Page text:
Interesting differences between our findings and those obtained with transplanted latently infected DRG deserve discussion. In our study, the kinetics of CD8+ T cell recovery, the composition of CD8+ T cell population (frequency of gB-CD8 T cells), and the size of the recovered population were all independent of CD4+ T cell help (Figure 6). This is in contrast to the transplantation model where donor CD4+ T cells were required for recovery of the donor CD8+ T cell population in the DRG. Also differing in the two models is the kinetics of recovery of the CD8+ T cell population. In our model recovery was complete 4 days after terminating stress and corticosterone treatment. In contrast, recovery of the CD8+ T cell population in the transplanted DRG was negligible until 6 days after transplant, and peaked at 9 days after transplant. Finally the size of the recovered CD8+ T cell population in our model closely approximated that in unperturbed control TG, while the recovered gB-specific CD8+ T cell population in the transplanted DRG was approximately 17-fold higher than that observed prior to excision.
We believe these differences can be explained by differences in the two models and may be informative. The loss of CD8+ T cells from the DRG following transplantation may reflect death of the CD8+ T cells due to the trauma of DRG excision and transplantation as suggested by the authors of that report. Thus, recovery of the population would require proliferation of the surviving cells that were at very low levels. This could explain the delayed kinetics of recovery and the requirement for DC and CD4+ T cell help. In contrast, corticosterone causes T cells to emigrate from tissues . In our model, depletion of the CD8+ T cell population from the latently infected TG may have resulted from migration out of the TG, followed by immigration back into the TG over the ensuing 4 days. This would explain the lack of proliferation of the recovered cells as well as the lack of requirement for CD4+ T cell help. It would also explain the identical frequency of gB-specific CD8+ T cells in the recovered and pre-treatment population. However, the failure of adoptively transferred cells to enter the TG during recovery would suggest selective re-entry of the original TG-resident CD8+ T cells. This would suggest acquisition by the TG resident CD8+ T cells of a homing receptor that permits selective re-entry into the latently infected TG. This possibility is under investigation.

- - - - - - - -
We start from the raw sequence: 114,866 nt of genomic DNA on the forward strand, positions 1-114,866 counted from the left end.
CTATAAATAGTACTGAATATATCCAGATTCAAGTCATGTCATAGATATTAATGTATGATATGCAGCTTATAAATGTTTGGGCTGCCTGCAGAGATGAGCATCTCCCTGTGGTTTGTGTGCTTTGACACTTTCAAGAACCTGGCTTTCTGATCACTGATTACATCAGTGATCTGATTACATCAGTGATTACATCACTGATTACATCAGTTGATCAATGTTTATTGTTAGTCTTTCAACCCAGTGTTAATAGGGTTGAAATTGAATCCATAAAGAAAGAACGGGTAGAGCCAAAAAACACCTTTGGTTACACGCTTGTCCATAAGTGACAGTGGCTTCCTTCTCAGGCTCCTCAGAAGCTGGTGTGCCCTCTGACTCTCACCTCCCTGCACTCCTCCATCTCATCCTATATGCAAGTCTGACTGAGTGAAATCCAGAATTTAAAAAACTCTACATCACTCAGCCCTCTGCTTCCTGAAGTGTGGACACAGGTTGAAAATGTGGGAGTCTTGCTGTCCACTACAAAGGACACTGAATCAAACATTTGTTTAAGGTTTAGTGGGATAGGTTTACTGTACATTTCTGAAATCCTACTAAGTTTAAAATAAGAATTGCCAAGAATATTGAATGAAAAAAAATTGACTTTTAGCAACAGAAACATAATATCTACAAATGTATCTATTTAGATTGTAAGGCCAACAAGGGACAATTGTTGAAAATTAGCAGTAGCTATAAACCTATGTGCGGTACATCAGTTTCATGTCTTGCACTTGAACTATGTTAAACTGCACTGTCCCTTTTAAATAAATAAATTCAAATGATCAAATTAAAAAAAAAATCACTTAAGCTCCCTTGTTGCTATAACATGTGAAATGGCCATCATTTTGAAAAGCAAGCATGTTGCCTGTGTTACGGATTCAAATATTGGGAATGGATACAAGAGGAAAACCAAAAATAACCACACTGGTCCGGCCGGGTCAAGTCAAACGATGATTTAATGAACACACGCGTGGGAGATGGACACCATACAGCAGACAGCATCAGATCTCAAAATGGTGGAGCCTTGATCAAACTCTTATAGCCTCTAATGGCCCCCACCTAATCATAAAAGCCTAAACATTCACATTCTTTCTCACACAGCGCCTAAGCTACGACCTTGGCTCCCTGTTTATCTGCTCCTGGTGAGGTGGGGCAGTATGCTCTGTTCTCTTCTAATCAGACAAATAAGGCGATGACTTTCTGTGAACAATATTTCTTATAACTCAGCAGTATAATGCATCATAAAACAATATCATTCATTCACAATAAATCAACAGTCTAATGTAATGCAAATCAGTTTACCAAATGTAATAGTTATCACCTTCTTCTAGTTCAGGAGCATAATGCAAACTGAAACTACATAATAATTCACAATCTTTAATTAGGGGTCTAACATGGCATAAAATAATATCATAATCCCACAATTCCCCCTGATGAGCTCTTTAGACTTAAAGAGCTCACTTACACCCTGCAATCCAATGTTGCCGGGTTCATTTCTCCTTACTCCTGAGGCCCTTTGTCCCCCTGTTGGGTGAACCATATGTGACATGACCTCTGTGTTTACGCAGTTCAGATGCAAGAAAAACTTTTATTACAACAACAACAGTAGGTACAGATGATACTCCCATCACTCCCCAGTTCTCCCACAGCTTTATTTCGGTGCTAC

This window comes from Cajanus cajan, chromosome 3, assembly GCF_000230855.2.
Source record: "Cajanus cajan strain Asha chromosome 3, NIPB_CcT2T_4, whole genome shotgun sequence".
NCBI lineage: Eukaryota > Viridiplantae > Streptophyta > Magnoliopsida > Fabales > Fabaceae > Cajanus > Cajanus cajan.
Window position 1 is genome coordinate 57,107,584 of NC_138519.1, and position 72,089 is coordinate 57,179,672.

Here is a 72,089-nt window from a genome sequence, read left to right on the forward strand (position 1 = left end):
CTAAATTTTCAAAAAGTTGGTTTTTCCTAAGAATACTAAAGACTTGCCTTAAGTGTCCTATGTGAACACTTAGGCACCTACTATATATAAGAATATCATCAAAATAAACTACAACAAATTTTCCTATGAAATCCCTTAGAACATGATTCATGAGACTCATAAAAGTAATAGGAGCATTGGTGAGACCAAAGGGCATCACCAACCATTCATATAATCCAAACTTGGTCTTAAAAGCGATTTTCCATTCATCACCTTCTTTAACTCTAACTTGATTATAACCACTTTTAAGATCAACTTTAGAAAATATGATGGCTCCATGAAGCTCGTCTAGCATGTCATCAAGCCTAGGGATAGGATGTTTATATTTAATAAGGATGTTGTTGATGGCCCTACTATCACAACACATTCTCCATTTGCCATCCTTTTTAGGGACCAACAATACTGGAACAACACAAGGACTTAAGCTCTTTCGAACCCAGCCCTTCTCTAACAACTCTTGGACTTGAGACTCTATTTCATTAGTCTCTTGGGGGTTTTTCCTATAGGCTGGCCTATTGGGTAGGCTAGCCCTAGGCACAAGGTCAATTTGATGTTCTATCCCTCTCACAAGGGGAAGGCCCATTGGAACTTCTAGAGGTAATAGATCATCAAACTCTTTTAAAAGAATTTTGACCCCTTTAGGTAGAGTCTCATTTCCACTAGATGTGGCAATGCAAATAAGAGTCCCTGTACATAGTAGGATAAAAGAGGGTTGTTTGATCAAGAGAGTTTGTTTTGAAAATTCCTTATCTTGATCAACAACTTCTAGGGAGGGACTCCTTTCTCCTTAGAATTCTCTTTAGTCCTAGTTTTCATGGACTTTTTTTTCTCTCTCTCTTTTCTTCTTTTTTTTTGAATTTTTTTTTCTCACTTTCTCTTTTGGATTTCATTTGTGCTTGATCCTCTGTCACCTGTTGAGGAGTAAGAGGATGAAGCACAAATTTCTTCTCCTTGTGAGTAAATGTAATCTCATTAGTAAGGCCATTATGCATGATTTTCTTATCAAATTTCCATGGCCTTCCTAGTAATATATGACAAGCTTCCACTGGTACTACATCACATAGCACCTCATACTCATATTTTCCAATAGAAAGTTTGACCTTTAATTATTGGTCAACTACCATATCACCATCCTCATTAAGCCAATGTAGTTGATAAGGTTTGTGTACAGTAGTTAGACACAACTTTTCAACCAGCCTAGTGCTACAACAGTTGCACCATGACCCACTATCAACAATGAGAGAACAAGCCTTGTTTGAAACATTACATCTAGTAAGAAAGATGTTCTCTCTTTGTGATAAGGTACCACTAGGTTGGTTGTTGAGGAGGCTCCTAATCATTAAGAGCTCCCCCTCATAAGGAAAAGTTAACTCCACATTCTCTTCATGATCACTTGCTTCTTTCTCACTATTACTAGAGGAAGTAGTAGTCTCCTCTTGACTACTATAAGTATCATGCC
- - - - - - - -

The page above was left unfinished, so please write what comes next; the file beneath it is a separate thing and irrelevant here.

Our findings suggest that at some point after establishment of an HSV-specific CD8+ T cell population the infected TG becomes resistant to further T cell infiltration. We have shown that the gB-CD8 T cells exhibit a progressively higher functional avidity (ability to detect a low epitope density) over time in latently infected TG, whereas their counterparts in the spleen and lungs showed decreased functional avidity over the same period . The ability to detect very low levels of MHC/peptide complexes on latently infected neurons would likely enhance the ability of CD8+ T cells to provide immunesurveillance of latently infected ganglia, but be of lesser importance in the periphery. Therefore, there might be a selective advantage to the host to restricting infiltration of HSV-specific CD8+ T cells into the TG. However, restricting entrance of CD8+ T cells into the latently infected TG will complicate the development of therapeutic vaccines designed to bolster the TG-resident CD8+ T cell population.